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Graduation. And now?

After a PORR apprenticeship the sky is the limit.

Every opportunity for the future is open to you after completing a PORR apprenticeship. Your motivation, hard work and passion for the job are the foundation for your success. 
 
Here are some options after completing an apprenticeship at PORR:

   

Apprenticeship as career launch pad at PORR: Interview with Paul Preg

Paul Preg has had a meteoric career: from apprentice to division head of civil engineering at Nägele in Vorarlberg, Austria.

1973
Bricklayer apprenticeship at Nägele, a PORR group subsidiary
 
1976
Final apprenticeship examination
 
1976 – 1980
Skilled worker at Nägele & graduation from construction trade school
 
1980 – 1982
Construction technician at Nägele
 
1983
The next career step to site manager
 
since 1992
Head of civil engineering at Nägele. Paul Preg is responsible for projects in road construction, structural engineering/concrete construction, pipeline construction, hydraulic engineering and outdoor facilities.

Nägele Hoch- und Tiefbau GmbH is a PORR Group subsidiary. Nägele has its headquarters in Röthis/Vorarlberg and employs around 180 staff. As a specialist partner for building construction and civil engineering, the team mainly operates in Vorarlberg, eastern Switzerland and southern Germany. 
 
Paul Preg was born in Rankweil in 1956. He is married and has two children. Outside of work, he enjoys cycling, hiking through the Vorarlberg mountains and relaxing with the gardening.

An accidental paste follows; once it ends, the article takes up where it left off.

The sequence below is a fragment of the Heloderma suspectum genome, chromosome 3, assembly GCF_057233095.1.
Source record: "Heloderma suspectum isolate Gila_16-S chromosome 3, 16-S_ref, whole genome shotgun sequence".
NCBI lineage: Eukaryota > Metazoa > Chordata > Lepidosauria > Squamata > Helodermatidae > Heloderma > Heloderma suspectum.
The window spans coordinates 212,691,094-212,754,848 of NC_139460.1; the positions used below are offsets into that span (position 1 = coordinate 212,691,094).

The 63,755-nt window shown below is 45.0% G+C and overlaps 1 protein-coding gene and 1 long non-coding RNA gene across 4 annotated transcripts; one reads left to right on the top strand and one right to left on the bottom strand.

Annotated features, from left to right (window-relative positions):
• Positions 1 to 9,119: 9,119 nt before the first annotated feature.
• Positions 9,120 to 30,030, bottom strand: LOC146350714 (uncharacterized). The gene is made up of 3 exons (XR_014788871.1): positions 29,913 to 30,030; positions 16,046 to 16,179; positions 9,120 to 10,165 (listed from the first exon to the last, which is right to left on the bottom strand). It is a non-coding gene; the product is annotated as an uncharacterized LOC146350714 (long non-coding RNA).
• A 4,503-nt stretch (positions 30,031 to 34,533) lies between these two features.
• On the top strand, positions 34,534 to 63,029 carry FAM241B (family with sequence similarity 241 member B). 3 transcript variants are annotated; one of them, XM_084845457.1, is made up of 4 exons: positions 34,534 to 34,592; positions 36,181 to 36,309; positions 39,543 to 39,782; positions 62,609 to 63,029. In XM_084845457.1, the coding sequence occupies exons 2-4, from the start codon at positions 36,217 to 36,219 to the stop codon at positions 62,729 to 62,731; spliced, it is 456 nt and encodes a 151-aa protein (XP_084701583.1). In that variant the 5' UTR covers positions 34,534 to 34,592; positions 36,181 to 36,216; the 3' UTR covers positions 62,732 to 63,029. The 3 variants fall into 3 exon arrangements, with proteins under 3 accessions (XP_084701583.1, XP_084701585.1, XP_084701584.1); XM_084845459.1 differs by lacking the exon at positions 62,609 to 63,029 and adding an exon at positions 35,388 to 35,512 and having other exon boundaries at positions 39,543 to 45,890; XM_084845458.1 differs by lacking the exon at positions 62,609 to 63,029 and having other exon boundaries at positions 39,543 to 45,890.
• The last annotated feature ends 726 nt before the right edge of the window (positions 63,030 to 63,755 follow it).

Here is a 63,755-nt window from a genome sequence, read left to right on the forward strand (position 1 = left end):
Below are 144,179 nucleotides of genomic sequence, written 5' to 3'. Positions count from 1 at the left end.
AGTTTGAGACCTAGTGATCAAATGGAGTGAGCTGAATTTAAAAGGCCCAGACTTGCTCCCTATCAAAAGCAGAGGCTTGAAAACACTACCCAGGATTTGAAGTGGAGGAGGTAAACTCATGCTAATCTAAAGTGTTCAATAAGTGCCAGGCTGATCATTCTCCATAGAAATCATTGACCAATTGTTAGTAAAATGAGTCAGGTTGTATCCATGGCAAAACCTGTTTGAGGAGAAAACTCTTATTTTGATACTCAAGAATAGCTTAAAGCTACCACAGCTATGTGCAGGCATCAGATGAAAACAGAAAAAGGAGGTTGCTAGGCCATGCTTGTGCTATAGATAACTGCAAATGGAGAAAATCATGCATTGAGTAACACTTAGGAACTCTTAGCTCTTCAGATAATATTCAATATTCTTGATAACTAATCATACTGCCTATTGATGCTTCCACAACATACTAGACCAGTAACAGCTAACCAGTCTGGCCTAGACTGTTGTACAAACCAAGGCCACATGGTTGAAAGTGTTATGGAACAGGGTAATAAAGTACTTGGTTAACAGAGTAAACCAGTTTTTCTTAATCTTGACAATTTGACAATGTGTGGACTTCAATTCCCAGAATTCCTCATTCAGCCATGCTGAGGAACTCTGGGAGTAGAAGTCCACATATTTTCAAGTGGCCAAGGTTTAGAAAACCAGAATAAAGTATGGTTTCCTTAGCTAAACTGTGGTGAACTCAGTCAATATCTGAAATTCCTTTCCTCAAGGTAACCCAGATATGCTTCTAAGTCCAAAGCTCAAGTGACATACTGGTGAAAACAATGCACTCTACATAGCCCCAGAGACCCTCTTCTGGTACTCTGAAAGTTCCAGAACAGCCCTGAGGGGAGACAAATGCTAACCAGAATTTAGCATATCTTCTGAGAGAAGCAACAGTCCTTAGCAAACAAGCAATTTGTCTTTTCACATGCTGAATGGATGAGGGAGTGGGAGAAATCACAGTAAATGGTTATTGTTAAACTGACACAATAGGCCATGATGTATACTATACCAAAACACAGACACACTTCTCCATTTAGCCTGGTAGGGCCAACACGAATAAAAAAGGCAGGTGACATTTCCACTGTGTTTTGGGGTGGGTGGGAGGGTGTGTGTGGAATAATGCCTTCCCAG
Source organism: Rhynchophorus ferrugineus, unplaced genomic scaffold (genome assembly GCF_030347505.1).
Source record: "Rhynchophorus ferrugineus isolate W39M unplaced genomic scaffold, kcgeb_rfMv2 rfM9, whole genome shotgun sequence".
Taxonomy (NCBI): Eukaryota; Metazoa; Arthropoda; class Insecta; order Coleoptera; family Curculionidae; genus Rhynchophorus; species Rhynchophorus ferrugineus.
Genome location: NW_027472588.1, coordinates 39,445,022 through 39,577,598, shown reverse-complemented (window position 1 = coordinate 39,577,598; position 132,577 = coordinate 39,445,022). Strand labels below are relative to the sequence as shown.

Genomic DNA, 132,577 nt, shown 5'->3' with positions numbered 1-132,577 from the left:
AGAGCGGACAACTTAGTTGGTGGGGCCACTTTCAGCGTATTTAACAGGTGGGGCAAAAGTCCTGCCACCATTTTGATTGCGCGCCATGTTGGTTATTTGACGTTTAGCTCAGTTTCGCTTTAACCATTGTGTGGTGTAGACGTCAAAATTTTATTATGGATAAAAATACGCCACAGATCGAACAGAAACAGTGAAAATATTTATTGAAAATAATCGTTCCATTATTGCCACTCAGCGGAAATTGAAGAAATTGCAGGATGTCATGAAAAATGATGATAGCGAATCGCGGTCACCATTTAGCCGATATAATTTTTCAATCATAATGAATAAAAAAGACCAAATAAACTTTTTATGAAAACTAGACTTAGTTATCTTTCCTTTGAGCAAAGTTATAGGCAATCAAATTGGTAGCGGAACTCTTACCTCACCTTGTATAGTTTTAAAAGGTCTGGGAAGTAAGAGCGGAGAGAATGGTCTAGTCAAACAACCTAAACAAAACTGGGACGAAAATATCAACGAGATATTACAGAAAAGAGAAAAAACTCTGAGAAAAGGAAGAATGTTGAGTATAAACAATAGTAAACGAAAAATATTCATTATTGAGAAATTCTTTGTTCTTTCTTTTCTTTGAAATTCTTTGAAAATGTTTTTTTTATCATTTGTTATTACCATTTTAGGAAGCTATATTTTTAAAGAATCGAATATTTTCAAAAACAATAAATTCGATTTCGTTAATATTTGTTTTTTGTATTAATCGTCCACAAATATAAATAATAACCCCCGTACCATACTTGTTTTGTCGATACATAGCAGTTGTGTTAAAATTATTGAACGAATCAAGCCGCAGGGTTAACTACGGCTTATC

What made you decide to do a bricklayer apprenticeship?

There were role models among my acquaintances so I already had an idea of what’s involved in the construction business. I have always enjoyed working outdoors. But the best thing is the tangible achievements: at the end of the day you can actually see what you have done.

What was the greatest challenge during your time as an apprentice?

The cold in winter and the heat in summer! That never changes. And of course the physical work is also tiring. There were low points from time, but I always got through them. And that’s all that matters.

What do you do in your current position as head of civil engineering?

I am responsible for our staff and projects in road construction, structural engineering/concrete construction, pipeline construction, hydraulic engineering and outdoor facilities, mainly in Vorarlberg, eastern Switzerland and southern Germany.

What are you especially proud of?

It’s a great feeling when I’m travelling around the area and driving on roads that I actually helped build. Then I look at the pipelines that I have achieved together with my colleagues. That’s really cool!

What’s the best thing about working in construction?

I’m always learning something new. After all, in the construction industry things change so quickly that you can never get bored. And what’s more, in our job we deal with a lot of very different people. Our team spirit is the make-or-break factor in whether I enjoy my work.

What advice would you give to young colleagues?

It’s important that you make your contribution and that you’re open to new things. It is essential that you keep on learning. You should never stick your head in the sand, even if it’s sometimes boring. Things will always progress and there’s always something new around the corner. And you have to be open to this!